Past Croton Point around noon and south through the Tappan Zee. A mile or so north of the Tappan Zee Bridge wind suddenly picked up to 15-20 knots from the south. (Note: In later years, Vlad used to cite Murphy’s Law for paddlers, “The wind is always against you, no matter which direction you’re traveling.” It seems to be true surprisingly often. Perhaps it should be called “Brezina’s Law”?). Waves soon built up to 2 feet (wind now against ebbing current). Progress considerably slowed by the wind and waves. Stopped at Irvington around 2 p.m. to reassess situation (met another pair of kayakers, somewhat unprepared for the conditions), then down to Dobbs Ferry (another pair of kayakers). Wind gusts up to 20 knots, waves (not even in middle of channel) up to 4 feet. Larger waves much more pleasant, less bouncy, than short 2-foot chop. South to Yonkers; now (4 p.m.) sun setting behind orange and blood red clouds, soon to be dark, so took out. Train back to New York. (Note: This entry is very close to home as Brian, Vlad’s former student, and I paddled from Yonkers to Croton Point and back this past Sunday—under very different conditions. It was warm, sunny, and just enough bounce to be fun. It’s also interesting to note Vlad’s decision to take out. In later years he might well have opted to continue on, as he had no issues with paddling at night, and four-foot waves were less intimidating. That said, he clearly made the right decision for his level of expertise. That sensible quality stayed with him all his life.)

Daily Post: Dormant

By Johna Till Johnson, photo by Vladimir Brezina

Today’s daily post is Dormant.

Several years ago—I am not entirely sure how many—Vlad and I decided to go to the Central Park Zoo. I can’t recall at this point where the idea came from, but when we discovered that neither of us had ever been there (despite a combined residence in Manhattan of over half a century), the decision was made.

Thanks to our trips to Florida, Vlad at that point had begun getting quite serious about photographing animals, particularly birds. But of course wildlife photography is challenging, because the animals tend to run (or fly) away when they realize they’re being observed.

So he was delighted to be in an environment where the animals had no fear of humans. He took a number of quite amazing shots (which apparently we haven’t blogged about yet! Stay tuned!). This one captures today’s theme in what I hope is a slightly different way.

For the record, “dormant” comes from the Latin word “dormire”, which means to sleep:

To sleep, perchance to dream;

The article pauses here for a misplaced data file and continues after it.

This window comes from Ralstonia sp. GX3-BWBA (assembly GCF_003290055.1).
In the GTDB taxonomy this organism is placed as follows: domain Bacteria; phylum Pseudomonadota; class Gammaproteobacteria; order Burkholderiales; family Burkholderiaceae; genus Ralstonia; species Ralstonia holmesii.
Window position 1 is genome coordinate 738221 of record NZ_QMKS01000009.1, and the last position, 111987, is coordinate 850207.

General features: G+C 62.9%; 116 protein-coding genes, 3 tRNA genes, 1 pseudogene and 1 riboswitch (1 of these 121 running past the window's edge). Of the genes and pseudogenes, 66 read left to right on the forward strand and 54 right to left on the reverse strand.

I wonder what this orange bird is dreaming of?

Trip 7: Hudson River, Albany to Hudson

Text by Vladimir Brezina
Photos by Vladimir Brezina and Johna Till Johnson

After the leaves have fallen

13-14 November 1999

Saturday, 13 November
6:10 a.m. Amtrak train to Albany. Launched by 9:30 a.m. Ebb current, little or no wind, river calm. Overcast and grey. Almost all leaves are now gone from trees. Very little color left; only here and there a solitary vine on a tree-trunk still orange.

Paddles south past the Port of Albany; herd of white-tailed deer running through the waste ground between the petrochemical tank farms on the eastern bank. Eventually, lunch on the shore of Houghtaling Island. Extreme low tide; muddy along the shore line. Onward past Coxsackie. Current now starting to flood, but a slight north wind helping. Overcast beginning to break to show patches of blue sky between the banks of white and grey; streaks of sunlight on the water.

Down to the campground at Stockport Middle Ground, but a hunters’ boat anchored offshore. Back to the deluxe campground at Gays Point. Arrived around 4 p.m. First thing after landing, two hunters in camouflage outfits, with guns, drove out of the brush in a eight-wheeled armored-car-type vehicle to draw a bucket of water from the river. Many ducks and geese flying and honking overhead; occasional shots.

(Note: Another semi-comic reference to hunters–note the “camouflage outfits, with guns” and the “eight-wheeled armored-car-type vehicle”…. all that costuming and heavy equipment just to “draw a bucket of water from the river”.  Vlad’s dry sense of humor at play! As I’ve mentioned before, Vlad had many traits in common with many hunters, including a deep libertarian streak, and of course the love of the outdoors. But in his narratives hunters always seem to come across as slightly goofy. I think it’s the paramilitary costuming and equipment that he finds a bit over-the-top…)

Camped right on the beach, protected from the north wind, rather than on the elevated grassy area. Drifts of dry brown leaves everywhere, and dry twigs and driftwood on the beach. Lit a fire in the ring on the beach before getting into the sleeping bag; provided pleasant warmth against the evening chill, now considerable. Brilliant brief sunset: vivid purple, red, and blue against the banks of grey cloud, reflected off the water, with a crescent moon high in the blue above, and the bright fire below.

A campfire for warmth..

Sunday 14 November